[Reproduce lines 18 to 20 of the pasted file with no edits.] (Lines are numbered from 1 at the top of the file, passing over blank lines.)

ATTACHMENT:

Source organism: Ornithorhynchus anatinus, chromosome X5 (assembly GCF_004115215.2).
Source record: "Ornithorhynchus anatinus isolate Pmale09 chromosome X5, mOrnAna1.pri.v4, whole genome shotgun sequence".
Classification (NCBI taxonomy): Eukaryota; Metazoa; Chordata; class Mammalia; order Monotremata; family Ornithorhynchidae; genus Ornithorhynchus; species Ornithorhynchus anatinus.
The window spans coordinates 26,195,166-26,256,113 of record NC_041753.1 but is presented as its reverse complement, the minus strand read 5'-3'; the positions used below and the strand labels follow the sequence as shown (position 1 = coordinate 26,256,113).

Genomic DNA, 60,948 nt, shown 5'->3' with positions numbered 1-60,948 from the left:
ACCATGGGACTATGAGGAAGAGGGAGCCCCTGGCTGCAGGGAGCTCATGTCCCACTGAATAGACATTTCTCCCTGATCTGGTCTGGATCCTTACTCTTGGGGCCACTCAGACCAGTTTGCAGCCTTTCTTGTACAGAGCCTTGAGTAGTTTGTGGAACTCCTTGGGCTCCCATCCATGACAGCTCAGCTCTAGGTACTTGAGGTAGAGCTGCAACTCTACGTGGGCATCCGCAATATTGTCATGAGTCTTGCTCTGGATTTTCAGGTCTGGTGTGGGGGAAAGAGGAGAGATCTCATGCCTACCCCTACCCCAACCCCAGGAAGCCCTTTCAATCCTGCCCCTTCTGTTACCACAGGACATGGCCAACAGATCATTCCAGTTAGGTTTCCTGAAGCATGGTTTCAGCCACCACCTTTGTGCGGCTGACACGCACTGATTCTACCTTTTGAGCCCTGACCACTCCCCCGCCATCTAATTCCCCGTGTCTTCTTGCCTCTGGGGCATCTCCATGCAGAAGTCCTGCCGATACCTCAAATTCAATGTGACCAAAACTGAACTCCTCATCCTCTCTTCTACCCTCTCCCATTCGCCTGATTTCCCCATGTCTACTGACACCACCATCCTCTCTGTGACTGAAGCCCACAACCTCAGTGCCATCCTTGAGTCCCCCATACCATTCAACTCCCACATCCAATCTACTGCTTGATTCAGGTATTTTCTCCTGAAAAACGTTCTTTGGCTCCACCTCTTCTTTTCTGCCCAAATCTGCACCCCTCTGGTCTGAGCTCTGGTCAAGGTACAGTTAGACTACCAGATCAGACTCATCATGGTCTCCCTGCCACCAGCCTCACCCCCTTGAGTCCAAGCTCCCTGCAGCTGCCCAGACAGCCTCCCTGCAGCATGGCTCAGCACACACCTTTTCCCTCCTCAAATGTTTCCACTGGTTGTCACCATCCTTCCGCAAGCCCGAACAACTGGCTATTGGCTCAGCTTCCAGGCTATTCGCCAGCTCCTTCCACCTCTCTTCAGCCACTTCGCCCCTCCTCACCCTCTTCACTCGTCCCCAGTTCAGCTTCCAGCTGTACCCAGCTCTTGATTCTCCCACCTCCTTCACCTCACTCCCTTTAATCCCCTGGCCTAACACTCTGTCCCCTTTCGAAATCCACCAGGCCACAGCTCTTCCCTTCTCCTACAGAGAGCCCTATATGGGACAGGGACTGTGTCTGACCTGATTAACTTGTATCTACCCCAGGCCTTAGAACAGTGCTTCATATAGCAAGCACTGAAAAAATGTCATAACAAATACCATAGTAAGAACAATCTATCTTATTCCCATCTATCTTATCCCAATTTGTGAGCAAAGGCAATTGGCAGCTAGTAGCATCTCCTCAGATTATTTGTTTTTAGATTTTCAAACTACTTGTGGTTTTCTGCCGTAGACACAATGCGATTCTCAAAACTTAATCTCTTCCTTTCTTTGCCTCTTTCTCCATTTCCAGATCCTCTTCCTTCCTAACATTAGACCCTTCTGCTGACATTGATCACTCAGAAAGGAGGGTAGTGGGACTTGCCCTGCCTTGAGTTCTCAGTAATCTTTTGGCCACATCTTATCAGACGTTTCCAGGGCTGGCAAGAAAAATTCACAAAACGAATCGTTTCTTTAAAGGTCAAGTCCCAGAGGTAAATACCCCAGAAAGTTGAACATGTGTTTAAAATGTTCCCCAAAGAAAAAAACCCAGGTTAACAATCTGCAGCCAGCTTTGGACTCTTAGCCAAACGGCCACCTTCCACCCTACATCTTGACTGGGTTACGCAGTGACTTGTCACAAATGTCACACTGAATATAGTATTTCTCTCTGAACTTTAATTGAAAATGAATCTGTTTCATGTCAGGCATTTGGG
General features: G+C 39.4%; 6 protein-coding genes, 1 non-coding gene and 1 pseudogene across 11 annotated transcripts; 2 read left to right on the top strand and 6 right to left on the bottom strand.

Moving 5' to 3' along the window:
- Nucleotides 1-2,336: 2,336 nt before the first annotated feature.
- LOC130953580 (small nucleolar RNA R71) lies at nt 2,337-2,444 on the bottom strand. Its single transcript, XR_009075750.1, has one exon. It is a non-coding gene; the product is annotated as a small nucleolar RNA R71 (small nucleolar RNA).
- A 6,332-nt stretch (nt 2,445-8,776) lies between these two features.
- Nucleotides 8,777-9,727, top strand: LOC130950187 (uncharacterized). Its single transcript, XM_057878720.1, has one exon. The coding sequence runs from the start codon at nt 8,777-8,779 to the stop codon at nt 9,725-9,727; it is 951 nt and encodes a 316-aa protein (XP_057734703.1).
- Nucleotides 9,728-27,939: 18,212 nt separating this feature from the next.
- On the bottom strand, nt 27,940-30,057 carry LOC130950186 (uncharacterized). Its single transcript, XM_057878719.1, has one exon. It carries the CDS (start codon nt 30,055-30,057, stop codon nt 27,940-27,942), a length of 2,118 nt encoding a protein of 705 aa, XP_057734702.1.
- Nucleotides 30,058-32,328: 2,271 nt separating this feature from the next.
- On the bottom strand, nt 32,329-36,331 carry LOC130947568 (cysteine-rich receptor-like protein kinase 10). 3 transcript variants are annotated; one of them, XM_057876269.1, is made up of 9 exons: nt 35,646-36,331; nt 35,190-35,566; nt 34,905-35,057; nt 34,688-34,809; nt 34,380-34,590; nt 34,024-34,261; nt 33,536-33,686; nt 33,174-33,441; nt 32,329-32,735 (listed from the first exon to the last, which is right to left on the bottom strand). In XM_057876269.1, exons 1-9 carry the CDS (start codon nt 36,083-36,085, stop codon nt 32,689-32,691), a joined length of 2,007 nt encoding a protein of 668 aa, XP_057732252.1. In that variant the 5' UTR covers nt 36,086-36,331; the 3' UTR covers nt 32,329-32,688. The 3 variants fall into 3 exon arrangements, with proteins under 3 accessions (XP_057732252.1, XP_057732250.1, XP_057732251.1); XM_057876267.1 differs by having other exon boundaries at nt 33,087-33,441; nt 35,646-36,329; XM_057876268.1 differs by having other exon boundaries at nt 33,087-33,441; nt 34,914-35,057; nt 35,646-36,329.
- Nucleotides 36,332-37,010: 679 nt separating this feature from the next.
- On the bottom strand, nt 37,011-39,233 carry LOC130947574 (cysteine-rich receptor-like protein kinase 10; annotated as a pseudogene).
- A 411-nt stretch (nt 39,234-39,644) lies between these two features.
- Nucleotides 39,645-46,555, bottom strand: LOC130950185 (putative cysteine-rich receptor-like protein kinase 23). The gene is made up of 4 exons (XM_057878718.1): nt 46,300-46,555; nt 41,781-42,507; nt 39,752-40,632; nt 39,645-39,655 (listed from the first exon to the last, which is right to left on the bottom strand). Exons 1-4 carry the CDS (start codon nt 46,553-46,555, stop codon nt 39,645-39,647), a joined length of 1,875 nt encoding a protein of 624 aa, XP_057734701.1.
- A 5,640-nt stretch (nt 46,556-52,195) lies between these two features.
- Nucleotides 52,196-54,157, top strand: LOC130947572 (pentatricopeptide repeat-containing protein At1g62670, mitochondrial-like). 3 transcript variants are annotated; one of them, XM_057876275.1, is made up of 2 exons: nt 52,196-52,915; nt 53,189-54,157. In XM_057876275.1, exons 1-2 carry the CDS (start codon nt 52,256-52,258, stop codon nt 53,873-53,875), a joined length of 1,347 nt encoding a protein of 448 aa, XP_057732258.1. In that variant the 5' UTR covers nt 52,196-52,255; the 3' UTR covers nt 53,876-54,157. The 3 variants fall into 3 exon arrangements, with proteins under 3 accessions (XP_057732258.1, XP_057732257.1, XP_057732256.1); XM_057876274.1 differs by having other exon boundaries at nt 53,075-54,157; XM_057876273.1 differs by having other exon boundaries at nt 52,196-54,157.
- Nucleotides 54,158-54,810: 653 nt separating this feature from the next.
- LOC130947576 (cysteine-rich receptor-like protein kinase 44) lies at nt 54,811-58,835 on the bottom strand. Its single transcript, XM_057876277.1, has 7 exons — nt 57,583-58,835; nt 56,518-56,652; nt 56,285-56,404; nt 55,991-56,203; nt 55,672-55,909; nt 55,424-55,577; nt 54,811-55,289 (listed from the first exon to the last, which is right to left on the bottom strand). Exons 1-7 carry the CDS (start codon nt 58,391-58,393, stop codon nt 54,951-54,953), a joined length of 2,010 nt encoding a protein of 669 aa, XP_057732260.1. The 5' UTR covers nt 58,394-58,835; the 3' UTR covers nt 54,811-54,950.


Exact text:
- On the bottom strand, nt 37,011-39,233 carry LOC130947574 (cysteine-rich receptor-like protein kinase 10; annotated as a pseudogene).
- A 411-nt stretch (nt 39,234-39,644) lies between these two features.
- Nucleotides 39,645-46,555, bottom strand: LOC130950185 (putative cysteine-rich receptor-like protein kinase 23). The gene is made up of 4 exons (XM_057878718.1): nt 46,300-46,555; nt 41,781-42,507; nt 39,752-40,632; nt 39,645-39,655 (listed from the first exon to the last, which is right to left on the bottom strand). Exons 1-4 carry the CDS (start codon nt 46,553-46,555, stop codon nt 39,645-39,647), a joined length of 1,875 nt encoding a protein of 624 aa, XP_057734701.1.